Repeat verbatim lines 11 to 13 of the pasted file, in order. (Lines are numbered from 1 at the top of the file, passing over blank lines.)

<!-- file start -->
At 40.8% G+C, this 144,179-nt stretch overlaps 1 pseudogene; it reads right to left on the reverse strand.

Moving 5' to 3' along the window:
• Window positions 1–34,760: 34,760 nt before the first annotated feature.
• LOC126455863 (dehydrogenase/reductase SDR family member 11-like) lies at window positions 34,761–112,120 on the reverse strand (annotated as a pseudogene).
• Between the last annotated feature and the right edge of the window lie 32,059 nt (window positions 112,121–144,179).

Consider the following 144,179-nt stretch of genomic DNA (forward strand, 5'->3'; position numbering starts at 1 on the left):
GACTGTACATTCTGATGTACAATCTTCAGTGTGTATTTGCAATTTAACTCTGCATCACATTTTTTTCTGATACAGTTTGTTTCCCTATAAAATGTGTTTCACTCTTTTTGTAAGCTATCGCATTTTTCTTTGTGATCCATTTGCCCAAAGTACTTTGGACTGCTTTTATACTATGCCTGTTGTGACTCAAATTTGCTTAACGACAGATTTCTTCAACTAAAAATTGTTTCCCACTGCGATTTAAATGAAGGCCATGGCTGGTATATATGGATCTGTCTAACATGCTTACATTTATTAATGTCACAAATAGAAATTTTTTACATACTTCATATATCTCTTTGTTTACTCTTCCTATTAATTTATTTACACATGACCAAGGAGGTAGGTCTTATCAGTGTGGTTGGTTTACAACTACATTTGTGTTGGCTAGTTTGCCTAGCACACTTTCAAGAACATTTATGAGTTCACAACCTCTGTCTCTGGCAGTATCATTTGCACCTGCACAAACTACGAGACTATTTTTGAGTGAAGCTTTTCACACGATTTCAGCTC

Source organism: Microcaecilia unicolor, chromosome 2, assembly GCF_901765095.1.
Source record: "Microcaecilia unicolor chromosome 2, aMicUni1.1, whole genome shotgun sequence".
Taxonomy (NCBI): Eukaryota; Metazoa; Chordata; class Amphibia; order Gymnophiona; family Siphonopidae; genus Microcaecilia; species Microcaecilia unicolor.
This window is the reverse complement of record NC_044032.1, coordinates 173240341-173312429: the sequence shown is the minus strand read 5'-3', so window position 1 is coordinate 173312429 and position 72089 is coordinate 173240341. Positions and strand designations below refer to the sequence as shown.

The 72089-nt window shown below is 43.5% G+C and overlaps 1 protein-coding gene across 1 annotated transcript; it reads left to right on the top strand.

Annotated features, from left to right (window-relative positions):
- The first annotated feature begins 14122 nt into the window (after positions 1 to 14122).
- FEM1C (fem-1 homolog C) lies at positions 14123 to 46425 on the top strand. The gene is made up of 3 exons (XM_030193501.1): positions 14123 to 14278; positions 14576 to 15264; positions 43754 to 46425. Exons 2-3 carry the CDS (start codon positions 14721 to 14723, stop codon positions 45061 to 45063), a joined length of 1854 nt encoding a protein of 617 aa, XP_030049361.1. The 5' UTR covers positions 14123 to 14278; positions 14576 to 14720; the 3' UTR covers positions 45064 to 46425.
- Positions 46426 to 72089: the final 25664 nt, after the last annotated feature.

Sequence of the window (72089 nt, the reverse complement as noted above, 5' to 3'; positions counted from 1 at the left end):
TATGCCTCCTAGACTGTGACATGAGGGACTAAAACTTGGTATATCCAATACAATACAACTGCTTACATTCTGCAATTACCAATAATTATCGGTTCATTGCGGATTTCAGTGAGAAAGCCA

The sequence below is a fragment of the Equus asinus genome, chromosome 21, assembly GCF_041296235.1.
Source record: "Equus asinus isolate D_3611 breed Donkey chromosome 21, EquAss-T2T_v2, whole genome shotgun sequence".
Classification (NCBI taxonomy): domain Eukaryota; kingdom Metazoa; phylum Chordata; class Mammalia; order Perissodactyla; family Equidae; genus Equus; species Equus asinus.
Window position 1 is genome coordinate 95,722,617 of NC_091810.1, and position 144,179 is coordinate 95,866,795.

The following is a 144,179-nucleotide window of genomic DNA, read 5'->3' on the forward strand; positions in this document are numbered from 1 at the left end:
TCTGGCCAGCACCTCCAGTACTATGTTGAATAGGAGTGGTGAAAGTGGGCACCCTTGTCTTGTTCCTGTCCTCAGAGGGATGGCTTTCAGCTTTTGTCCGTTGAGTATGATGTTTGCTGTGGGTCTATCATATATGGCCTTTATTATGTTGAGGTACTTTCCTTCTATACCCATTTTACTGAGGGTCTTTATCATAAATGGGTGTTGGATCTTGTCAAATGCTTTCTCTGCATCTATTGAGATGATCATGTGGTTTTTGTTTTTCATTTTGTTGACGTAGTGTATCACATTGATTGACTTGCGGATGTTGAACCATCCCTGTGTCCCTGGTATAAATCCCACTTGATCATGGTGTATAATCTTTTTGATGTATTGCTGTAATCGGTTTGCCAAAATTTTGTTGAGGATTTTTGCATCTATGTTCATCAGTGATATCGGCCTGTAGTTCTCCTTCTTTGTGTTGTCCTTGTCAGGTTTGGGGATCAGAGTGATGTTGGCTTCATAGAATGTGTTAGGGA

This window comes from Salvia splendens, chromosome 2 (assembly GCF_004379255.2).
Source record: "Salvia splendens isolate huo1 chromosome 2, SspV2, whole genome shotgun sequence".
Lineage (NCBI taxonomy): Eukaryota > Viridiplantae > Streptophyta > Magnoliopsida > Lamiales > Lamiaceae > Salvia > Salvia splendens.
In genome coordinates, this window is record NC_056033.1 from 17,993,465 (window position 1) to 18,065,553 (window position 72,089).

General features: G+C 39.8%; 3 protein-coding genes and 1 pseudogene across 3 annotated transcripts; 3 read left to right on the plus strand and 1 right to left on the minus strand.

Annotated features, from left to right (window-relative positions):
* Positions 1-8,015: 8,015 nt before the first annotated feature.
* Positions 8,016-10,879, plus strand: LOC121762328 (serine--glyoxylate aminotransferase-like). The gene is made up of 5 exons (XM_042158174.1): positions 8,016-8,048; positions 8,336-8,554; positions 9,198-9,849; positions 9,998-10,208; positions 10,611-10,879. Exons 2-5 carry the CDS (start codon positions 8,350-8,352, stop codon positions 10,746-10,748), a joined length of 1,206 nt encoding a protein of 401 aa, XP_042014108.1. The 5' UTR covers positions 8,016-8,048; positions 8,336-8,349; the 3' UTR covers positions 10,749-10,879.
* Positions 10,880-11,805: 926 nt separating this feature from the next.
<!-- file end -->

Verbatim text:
This window is the reverse complement of record NC_044032.1, coordinates 173240341-173312429: the sequence shown is the minus strand read 5'-3', so window position 1 is coordinate 173312429 and position 72089 is coordinate 173240341. Positions and strand designations below refer to the sequence as shown.

The 72089-nt window shown below is 43.5% G+C and overlaps 1 protein-coding gene across 1 annotated transcript; it reads left to right on the top strand.

Annotated features, from left to right (window-relative positions):